Surface air temperature increases in May, relative humidity decreases, and soil temperature (which is very important for surface evaporation ) increases substantially during that month (see below)

In short, a major decline of incoming moisture (from precipitation) and a big increase in evaporation from strengthening solar radiation at the surface and warming temperatures, results in a rapid decline of solar moisture in May.  

And we should not forget the large increase of evapotranspiration from plants, which are leafed out and growing rapidly in may, sucking out moisture from the soil.

Today, I was preparing the soil in my garden and could not believe how dry it was.  The May drying has gotten a particularly good start, with drier than normal and warmer than normal conditions (see graphs below)
Blue lines is normal precipitation, purple is this year. 

Red is this year, purple is normal high, cyan is normal low.

So be prepared to water your garden.  And this year, there is another threat to our plants.  A very cute, furry threat that has been increasing in numbers rapidly:

A sign of global warming?  I will leave that for a future blog.

Thursday, May 10, 2018

Will Hawaii's Vog Head Our Way?

Bellamy Pailthorp, my colleague at KNKX, and I have gotten several emails from folks worried about the effluent from Hawaii's Kilauea volcano and whether it might be heading our way.

So let's talk about it
. A major eruption is currently occurring on the Big Island of Hawaii associated with the Kilauea volcano. This eruption, really an enhancement of an ongoing eruptive event starting 1983, is not explosive and putting only minor amounts of ash into the atmosphere. But it is emitting large amounts of sulfur dioxide (SO2), hydrogen sulfide (H2S), water vapor, and other gases.

The amount of SO2 emitted by Kilauea is immense, with some days the emissions reaching 2000 tons. SO2 can combine with water to produce sulfuric acid and sulfate particles. SO2, sulfuric acid particles, and other volcano effluents can combine to for a grayish haze called VOG, which can not only reduce visibility, but can have detrimental effects on lung function.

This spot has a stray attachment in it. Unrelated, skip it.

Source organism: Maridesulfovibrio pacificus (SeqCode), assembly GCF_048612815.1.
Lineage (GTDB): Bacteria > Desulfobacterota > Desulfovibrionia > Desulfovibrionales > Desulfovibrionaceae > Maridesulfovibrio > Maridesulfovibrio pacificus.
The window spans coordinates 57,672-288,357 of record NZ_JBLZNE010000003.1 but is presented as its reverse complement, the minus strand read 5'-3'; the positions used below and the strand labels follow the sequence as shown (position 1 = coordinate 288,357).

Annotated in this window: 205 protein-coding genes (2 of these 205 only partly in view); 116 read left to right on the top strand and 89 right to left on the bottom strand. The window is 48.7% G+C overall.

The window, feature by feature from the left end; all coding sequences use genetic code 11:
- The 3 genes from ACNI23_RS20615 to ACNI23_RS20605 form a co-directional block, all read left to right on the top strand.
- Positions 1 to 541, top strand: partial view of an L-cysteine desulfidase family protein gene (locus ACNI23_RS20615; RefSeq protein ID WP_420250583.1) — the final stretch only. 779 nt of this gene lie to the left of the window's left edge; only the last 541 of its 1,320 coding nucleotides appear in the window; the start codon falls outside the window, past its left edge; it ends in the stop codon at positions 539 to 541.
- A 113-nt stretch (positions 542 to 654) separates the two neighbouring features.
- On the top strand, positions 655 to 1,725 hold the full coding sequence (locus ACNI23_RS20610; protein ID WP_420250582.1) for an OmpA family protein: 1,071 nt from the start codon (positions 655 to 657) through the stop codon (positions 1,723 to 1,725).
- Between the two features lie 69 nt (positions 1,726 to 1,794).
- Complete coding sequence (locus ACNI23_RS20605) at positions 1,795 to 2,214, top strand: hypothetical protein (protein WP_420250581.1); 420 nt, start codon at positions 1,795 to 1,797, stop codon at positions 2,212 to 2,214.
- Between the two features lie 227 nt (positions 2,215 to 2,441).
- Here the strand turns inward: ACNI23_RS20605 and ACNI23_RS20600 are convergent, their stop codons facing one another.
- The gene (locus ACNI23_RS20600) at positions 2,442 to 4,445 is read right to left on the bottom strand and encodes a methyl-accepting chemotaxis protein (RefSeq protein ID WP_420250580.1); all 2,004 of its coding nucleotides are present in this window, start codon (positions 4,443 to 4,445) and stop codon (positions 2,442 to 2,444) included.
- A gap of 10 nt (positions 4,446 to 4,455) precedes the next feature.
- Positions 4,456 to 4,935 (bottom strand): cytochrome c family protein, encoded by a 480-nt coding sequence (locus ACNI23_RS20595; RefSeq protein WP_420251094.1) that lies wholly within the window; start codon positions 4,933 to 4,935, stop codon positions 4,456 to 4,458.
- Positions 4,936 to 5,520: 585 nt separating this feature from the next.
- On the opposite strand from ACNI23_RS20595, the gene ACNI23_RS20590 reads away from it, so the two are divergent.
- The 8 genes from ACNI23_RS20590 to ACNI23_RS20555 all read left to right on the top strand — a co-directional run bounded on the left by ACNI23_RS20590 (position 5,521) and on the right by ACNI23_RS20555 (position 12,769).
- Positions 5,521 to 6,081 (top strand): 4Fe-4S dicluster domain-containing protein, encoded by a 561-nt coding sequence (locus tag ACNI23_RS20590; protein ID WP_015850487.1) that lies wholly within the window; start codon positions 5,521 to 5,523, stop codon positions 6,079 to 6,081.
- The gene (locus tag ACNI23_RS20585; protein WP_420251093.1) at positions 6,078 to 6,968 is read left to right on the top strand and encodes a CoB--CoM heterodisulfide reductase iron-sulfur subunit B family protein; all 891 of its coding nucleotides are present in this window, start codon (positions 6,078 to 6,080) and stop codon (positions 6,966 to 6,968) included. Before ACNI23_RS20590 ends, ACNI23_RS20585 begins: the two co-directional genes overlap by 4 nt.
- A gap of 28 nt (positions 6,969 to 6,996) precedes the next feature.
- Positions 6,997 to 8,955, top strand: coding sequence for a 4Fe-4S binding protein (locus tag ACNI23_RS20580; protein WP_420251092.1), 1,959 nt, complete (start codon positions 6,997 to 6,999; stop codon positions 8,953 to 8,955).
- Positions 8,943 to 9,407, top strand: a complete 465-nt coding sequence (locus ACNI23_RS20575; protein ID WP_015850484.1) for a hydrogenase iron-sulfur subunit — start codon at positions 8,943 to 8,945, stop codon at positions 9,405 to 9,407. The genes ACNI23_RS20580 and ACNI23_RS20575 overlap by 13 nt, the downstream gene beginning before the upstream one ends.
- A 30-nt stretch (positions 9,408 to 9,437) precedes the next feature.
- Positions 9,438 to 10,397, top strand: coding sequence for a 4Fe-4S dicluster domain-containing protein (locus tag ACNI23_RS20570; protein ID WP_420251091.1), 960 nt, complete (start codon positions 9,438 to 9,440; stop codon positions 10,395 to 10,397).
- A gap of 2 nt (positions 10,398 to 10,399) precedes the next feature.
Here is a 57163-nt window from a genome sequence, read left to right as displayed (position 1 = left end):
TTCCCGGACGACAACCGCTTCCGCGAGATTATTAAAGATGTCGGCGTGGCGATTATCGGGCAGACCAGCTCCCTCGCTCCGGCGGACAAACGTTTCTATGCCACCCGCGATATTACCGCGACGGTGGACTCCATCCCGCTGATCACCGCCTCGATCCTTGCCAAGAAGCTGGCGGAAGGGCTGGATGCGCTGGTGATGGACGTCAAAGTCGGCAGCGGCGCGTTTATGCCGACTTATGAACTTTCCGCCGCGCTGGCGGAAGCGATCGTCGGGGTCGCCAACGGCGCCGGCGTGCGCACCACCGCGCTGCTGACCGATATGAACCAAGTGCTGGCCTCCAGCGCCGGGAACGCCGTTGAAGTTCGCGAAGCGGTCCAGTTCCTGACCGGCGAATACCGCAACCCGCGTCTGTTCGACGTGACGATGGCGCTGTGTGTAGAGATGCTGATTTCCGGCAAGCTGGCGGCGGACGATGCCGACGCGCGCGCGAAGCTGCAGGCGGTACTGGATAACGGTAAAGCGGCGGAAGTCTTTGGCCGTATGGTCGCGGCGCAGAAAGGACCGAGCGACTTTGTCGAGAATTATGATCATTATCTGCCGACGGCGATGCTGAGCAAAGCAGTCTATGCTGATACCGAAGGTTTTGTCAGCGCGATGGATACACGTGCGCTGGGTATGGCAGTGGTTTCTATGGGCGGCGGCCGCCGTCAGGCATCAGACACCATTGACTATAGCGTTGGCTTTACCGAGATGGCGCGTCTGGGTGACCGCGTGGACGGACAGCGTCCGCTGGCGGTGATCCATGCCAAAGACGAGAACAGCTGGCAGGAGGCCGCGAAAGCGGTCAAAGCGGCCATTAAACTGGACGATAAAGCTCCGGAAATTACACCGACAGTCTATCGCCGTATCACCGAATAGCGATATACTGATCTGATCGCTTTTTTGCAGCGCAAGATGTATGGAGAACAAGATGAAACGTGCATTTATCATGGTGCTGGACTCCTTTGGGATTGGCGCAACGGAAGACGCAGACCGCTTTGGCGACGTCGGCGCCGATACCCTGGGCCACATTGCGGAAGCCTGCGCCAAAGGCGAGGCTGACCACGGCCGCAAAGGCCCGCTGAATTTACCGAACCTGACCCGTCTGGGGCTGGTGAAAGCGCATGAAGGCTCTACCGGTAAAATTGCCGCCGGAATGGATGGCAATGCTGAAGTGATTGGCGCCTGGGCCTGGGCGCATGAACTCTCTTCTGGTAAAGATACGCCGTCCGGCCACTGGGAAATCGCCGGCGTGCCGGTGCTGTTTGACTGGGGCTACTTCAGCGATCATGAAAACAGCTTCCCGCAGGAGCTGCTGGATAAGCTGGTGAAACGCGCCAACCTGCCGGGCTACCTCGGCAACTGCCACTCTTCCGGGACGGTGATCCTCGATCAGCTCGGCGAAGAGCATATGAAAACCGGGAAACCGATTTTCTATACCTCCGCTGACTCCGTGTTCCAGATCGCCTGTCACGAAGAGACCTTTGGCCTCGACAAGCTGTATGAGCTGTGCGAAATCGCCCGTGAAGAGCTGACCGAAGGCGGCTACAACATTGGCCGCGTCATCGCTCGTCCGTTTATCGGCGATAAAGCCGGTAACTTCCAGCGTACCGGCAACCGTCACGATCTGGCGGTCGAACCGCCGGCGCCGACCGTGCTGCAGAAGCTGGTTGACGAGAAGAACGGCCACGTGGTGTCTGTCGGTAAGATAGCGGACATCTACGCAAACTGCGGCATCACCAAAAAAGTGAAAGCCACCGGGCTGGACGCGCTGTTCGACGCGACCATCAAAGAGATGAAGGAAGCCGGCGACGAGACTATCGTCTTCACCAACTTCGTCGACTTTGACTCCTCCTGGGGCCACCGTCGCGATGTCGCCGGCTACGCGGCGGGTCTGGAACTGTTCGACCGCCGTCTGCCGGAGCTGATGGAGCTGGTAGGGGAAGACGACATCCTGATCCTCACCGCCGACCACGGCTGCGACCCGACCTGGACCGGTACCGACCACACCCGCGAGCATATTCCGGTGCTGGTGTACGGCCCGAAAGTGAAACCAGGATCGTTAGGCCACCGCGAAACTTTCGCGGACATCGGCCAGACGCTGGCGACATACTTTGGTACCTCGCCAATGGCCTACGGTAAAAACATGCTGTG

And with this eruption that have been plenty of small to moderate earthquakes (see below).

Up until this this point, the northeasterly trade winds have been blowing most of the VOG out to sea, leaving air quality pretty decent on the big island (see below).

But changes in the trade winds may bring the volcanic effluent soon into more populated areas. A friend of mine, Professor Steve Businger, of the University of Hawaii, runs a VOG prediction effort, in which they use numerical models to predict the movement of volcano effluent around the Hawaiian islands.

Let me show you their model-based probabilities of SO2 concentrations exceeding .01 parts per million (ppm) for the next day.  The map from this morning (around 10 AM PDT) shows most heading out to sea.

But as we view the forecasts for the upcoming days, more of the SO2 is swinging around the big island and heading into the heavily populated Kona area. Some even swings up to Oahu.

One thing is clear...none of the SO2 and VOG are headed our way, so we can relax.

Hawaii is a beautiful place, but it has its environmental challenges--like very heavy rain (e.g., on Kauai), VOG, earthquakes, tsunamis, and more.

Tuesday, May 8, 2018

Roller Coaster Weather Season in the Northwest

The temperature variations this time of the year are often like a roller coaster, with a steady temperature increase over a few days, followed by an abrupt cooling over a few hours.

Only half-jokingly I call the period from middle spring into early summer, the roller coaster temperature season here in the Pacific Northwest.

During the last month or so we have experienced a number of roller-coaster temperature changes (see the temperatures at Seattle-Tacoma Airport below).  An earlier major event around March 13 had a rise to about 73F, followed by a drop to 45F.  Or the recent one around April 25th, with a rise to about 80F, followed by a drop to around 50F.   Plus, several more minor declines.

The biggest one-day temperature changes in our area are NOT in the middle of winter when fronts and storms are strong, but during spring.

Don't believe me?  Here is the proof from a paper I did a number of years ago.  The figure shows the average number of days per month with one-day temperature drops of certain magnitudes.

For the biggest one-day declines (10°C or more), May is the biggest month by far.  For somewhat lesser drops (7.2-9.4°C), June takes the lead.   For moderate temperatures drops, the summer is tops, with August taking first place.

 Temperature drops in winter are small in comparison.

How does one explain this bizarre state of affairs?  Why do temperatures drop more when it gets warm around here?

As we will see, the big issue is the vast Pacific Ocean and the seasonally changing temperatures differences between land and water.

During winter, we are dominated by onshore flow off of a cool (roughly 50F) and vast Pacific Ocean.  Air temperatures over land (west of the Cascades) are just a minor tweak of the ocean temperatures.

Weather fronts coming across the vast Pacific Ocean are heavily modified by their long traverse across water, with temperatures changes at low levels greatly weakened.    A strong front coming off of Asia, with large temperatures differences at low levels, barely produces a few degree change when it hits are shores.